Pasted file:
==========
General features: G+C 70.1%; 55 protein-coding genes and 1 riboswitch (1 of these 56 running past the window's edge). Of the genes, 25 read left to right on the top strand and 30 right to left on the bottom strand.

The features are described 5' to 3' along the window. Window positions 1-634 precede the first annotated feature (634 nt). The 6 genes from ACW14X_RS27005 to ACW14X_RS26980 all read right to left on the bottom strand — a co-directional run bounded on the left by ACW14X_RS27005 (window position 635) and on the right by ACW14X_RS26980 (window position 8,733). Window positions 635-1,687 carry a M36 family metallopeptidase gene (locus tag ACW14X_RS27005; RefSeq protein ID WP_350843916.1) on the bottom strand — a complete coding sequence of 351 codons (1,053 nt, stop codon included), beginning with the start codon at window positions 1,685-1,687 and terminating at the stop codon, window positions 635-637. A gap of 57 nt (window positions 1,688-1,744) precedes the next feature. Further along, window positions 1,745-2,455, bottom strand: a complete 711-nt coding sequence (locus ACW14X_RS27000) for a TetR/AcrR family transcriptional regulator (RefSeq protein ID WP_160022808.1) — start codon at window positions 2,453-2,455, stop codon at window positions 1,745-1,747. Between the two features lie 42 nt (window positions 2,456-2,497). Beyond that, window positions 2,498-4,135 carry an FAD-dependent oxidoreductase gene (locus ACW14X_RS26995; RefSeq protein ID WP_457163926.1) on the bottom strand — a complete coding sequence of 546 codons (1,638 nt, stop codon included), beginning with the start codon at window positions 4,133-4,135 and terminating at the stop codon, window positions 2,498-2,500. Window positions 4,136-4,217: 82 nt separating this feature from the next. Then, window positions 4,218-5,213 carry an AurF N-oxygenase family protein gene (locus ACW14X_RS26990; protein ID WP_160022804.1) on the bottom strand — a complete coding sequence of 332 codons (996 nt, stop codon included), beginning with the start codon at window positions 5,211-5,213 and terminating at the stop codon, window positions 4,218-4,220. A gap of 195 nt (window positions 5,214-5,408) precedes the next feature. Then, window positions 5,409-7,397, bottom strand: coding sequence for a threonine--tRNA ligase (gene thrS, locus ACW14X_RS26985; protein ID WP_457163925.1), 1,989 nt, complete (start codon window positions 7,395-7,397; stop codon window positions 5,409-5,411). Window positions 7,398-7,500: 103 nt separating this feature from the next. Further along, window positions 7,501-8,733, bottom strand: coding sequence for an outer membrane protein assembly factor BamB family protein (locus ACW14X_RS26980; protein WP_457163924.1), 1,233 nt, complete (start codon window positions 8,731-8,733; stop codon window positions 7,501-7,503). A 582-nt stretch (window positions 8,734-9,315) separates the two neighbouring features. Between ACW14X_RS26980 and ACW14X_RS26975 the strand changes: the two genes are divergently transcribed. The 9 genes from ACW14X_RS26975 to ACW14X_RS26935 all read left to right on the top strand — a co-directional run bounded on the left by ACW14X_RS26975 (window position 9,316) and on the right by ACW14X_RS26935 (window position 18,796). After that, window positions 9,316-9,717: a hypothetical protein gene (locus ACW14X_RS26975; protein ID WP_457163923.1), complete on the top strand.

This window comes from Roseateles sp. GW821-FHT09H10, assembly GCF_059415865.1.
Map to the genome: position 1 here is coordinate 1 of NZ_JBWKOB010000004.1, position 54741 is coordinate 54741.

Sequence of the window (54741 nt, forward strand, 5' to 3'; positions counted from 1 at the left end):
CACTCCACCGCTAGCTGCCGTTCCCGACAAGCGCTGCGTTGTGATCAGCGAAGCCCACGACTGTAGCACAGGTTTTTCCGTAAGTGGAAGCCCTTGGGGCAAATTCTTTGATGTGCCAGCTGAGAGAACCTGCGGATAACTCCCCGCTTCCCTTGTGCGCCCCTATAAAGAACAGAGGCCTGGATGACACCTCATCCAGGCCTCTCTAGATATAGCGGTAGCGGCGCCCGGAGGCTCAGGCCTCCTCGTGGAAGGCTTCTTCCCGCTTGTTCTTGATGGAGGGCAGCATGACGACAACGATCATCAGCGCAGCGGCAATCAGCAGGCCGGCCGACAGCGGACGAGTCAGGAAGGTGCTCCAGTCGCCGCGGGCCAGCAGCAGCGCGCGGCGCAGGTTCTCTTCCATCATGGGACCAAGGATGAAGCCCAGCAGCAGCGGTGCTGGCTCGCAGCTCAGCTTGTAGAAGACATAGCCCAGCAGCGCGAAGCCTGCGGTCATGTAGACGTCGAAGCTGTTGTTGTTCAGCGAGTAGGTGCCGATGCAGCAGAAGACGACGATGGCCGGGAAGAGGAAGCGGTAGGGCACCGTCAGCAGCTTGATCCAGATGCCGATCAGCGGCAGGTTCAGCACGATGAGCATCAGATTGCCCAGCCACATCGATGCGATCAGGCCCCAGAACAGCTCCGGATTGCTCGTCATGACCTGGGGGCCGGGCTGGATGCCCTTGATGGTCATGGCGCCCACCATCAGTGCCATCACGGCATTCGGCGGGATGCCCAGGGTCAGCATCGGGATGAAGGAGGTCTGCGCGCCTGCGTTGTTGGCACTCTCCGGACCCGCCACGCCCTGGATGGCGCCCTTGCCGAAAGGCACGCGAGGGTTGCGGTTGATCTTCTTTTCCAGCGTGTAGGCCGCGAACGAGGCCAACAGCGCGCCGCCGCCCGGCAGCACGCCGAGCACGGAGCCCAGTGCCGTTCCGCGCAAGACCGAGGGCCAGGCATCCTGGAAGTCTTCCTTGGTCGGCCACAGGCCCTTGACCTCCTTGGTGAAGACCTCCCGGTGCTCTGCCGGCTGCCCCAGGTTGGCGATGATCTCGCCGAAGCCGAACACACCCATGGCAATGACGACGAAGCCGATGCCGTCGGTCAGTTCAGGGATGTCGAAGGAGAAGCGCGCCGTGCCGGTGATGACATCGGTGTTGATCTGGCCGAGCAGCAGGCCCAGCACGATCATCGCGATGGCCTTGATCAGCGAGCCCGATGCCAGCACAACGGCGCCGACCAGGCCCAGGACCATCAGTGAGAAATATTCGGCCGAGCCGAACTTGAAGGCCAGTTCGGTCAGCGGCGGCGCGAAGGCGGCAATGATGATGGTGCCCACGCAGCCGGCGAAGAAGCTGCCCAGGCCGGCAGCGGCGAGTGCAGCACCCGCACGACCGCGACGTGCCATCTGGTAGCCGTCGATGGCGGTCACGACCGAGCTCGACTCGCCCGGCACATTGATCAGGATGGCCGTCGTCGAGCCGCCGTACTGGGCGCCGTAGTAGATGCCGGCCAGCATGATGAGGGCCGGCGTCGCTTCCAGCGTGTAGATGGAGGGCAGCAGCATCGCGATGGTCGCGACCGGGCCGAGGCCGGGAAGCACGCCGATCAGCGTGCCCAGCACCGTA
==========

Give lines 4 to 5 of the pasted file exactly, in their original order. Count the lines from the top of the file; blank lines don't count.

Map to the genome: position 1 here is coordinate 1 of NZ_JBWKOB010000004.1, position 54741 is coordinate 54741.

Sequence of the window (54741 nt, forward strand, 5' to 3'; positions counted from 1 at the left end):